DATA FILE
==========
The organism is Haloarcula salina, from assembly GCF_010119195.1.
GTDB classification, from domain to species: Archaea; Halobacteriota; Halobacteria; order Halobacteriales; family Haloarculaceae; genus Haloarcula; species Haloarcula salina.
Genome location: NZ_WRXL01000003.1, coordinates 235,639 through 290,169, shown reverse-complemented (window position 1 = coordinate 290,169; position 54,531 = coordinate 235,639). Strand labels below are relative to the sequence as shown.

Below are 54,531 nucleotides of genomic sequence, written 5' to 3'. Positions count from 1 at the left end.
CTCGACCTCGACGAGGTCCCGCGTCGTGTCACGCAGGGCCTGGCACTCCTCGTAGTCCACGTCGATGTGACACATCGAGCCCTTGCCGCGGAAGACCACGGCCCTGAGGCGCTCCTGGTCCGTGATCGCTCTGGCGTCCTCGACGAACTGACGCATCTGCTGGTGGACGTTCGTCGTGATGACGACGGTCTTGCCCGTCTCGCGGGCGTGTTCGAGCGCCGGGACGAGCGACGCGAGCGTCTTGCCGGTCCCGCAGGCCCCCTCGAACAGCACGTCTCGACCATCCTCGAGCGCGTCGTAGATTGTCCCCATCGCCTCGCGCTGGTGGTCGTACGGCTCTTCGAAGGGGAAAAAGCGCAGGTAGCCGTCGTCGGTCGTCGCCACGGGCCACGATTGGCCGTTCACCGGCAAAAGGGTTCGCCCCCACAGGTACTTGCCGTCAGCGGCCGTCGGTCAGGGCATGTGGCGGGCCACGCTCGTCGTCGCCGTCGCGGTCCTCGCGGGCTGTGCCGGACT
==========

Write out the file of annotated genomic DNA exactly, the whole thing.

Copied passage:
The organism is Haloarcula salina, from assembly GCF_010119195.1.
GTDB classification, from domain to species: Archaea; Halobacteriota; Halobacteria; order Halobacteriales; family Haloarculaceae; genus Haloarcula; species Haloarcula salina.
Genome location: NZ_WRXL01000003.1, coordinates 235,639 through 290,169, shown reverse-complemented (window position 1 = coordinate 290,169; position 54,531 = coordinate 235,639). Strand labels below are relative to the sequence as shown.

Below are 54,531 nucleotides of genomic sequence, written 5' to 3'. Positions count from 1 at the left end.
CTCGACCTCGACGAGGTCCCGCGTCGTGTCACGCAGGGCCTGGCACTCCTCGTAGTCCACGTCGATGTGACACATCGAGCCCTTGCCGCGGAAGACCACGGCCCTGAGGCGCTCCTGGTCCGTGATCGCTCTGGCGTCCTCGACGAACTGACGCATCTGCTGGTGGACGTTCGTCGTGATGACGACGGTCTTGCCCGTCTCGCGGGCGTGTTCGAGCGCCGGGACGAGCGACGCGAGCGTCTTGCCGGTCCCGCAGGCCCCCTCGAACAGCACGTCTCGACCATCCTCGAGCGCGTCGTAGATTGTCCCCATCGCCTCGCGCTGGTGGTCGTACGGCTCTTCGAAGGGGAAAAAGCGCAGGTAGCCGTCGTCGGTCGTCGCCACGGGCCACGATTGGCCGTTCACCGGCAAAAGGGTTCGCCCCCACAGGTACTTGCCGTCAGCGGCCGTCGGTCAGGGCATGTGGCGGGCCACGCTCGTCGTCGCCGTCGCGGTCCTCGCGGGCTGTGCCGGACT